Heh, wow, that is one heck of a first post. Interesting concept for a story, though. I'm a big fan of werewolf movies, but I don't remember many of them featuring dogs as being used to do anything other than hunt down werewolves. Dobermans are big and strong enough to do what you mentioned, and they're very loyal to their owners, but they're also already seen by society as potentially dangerous dogs.
So as far as our breed's image goes, a Doberman that runs down, attacks, kills, and then eats people fits right into the public's image of Dobes as vicious dogs. Dobes were used in Resident Evil as mutant killer dogs and in the movie "Hugo" to scare the daylights out of a child. It probably won't help the breed's image to be shown in the way you're talking about for your book.
As far as the alpha thing goes, some of the original studies on that were done in captive wolf populations. Animals in captivity behave differently than their wild counterparts. David Mech, the same guy who did the original wolf studies 40 plus years ago, has some new information out about how wolf packs function, and it's pretty different from the original alpha/subordinate theories. His site's here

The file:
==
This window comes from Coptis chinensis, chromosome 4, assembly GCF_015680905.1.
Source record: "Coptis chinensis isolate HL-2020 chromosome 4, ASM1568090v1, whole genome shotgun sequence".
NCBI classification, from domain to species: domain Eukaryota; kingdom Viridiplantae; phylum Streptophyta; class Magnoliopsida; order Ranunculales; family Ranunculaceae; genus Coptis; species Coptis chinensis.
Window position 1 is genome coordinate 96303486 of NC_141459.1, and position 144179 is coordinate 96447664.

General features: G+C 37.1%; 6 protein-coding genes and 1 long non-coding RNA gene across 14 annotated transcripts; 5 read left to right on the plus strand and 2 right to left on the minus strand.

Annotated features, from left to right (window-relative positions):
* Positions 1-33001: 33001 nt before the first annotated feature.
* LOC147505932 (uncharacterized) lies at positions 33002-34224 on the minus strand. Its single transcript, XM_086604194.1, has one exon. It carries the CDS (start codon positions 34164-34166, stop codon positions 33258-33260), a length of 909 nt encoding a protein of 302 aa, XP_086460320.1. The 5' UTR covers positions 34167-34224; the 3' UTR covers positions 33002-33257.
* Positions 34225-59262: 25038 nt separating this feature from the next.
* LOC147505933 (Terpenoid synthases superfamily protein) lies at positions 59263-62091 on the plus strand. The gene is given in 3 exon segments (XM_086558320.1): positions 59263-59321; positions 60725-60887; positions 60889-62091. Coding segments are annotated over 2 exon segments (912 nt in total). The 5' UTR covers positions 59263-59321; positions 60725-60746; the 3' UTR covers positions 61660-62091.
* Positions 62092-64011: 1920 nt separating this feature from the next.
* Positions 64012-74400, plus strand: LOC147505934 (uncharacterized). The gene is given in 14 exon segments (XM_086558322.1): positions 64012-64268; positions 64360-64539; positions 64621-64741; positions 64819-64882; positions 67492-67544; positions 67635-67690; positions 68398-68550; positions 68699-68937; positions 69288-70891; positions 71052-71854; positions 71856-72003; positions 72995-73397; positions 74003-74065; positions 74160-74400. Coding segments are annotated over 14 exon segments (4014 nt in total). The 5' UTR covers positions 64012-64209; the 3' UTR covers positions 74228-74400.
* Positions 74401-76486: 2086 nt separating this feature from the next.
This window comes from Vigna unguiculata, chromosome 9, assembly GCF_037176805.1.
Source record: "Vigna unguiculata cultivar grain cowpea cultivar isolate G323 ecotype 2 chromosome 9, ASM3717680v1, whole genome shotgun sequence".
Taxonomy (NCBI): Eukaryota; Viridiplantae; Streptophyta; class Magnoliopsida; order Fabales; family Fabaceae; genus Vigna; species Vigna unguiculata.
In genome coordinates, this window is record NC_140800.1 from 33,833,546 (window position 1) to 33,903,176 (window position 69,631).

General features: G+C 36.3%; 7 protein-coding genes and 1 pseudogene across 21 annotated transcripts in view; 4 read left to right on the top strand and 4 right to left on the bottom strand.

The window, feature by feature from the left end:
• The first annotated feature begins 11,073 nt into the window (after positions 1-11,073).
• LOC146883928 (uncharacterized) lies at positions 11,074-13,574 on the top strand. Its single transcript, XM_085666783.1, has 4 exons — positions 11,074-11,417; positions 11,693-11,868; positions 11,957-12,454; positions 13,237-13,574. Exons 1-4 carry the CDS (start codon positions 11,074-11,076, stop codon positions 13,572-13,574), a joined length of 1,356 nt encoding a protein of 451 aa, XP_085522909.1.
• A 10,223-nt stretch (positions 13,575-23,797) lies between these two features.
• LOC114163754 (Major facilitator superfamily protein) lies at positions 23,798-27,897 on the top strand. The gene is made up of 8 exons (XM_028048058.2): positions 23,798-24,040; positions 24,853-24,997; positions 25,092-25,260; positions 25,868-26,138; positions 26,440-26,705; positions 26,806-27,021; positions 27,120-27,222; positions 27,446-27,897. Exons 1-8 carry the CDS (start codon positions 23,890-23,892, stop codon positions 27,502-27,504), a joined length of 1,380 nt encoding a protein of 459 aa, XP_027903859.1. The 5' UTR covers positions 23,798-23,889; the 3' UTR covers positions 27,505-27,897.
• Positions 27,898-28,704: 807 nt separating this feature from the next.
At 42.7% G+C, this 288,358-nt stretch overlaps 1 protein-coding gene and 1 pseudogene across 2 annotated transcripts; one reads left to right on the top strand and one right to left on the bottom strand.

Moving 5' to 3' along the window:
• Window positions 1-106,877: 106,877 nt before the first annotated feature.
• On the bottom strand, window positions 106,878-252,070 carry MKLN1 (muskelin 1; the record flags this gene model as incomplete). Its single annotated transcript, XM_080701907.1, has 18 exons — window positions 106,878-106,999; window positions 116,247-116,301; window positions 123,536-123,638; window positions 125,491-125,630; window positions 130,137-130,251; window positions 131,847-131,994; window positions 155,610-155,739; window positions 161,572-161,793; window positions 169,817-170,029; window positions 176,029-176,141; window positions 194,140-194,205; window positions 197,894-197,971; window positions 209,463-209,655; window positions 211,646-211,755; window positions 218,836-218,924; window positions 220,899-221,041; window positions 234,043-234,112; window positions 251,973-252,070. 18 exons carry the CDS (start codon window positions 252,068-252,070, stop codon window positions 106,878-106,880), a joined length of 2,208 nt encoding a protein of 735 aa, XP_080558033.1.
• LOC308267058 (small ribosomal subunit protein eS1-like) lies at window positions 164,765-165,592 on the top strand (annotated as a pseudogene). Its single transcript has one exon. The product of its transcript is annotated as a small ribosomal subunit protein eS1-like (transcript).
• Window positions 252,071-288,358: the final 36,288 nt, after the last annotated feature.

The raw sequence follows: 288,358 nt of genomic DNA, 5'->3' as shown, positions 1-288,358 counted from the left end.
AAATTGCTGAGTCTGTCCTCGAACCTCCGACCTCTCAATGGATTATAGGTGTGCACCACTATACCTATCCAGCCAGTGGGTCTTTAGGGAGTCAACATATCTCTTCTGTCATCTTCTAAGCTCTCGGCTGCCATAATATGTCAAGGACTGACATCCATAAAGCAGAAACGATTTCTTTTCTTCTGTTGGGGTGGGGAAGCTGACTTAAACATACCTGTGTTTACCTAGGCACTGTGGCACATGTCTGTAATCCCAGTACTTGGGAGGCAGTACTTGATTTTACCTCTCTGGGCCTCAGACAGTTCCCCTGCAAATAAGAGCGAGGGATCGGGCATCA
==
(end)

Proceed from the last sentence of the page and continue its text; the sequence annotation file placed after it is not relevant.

, if you want to check it out.
I don't know about health. Probably not too many health problems, because as gross as it sounds, a dog that can eat a week old dead squirrel (thank you, Griffin) and not get sick, should be able to handle a fresh kill. Hah, just writing that about a human eating dog is gross.
Behavior-wise, I don't know. Dogs do have a pack mentality, even if the whole alpha/subordinate relationship might be a bit different from what the old studies tell us. A pack of dogs is more dangerous than a dog by itself. So, maybe it'd be natural for a dog to hunt in a pack and not have any serious behavioral issues from it? Hounds are bred to do just that, and most of them are pretty nice dogs around people. Good luck with the book!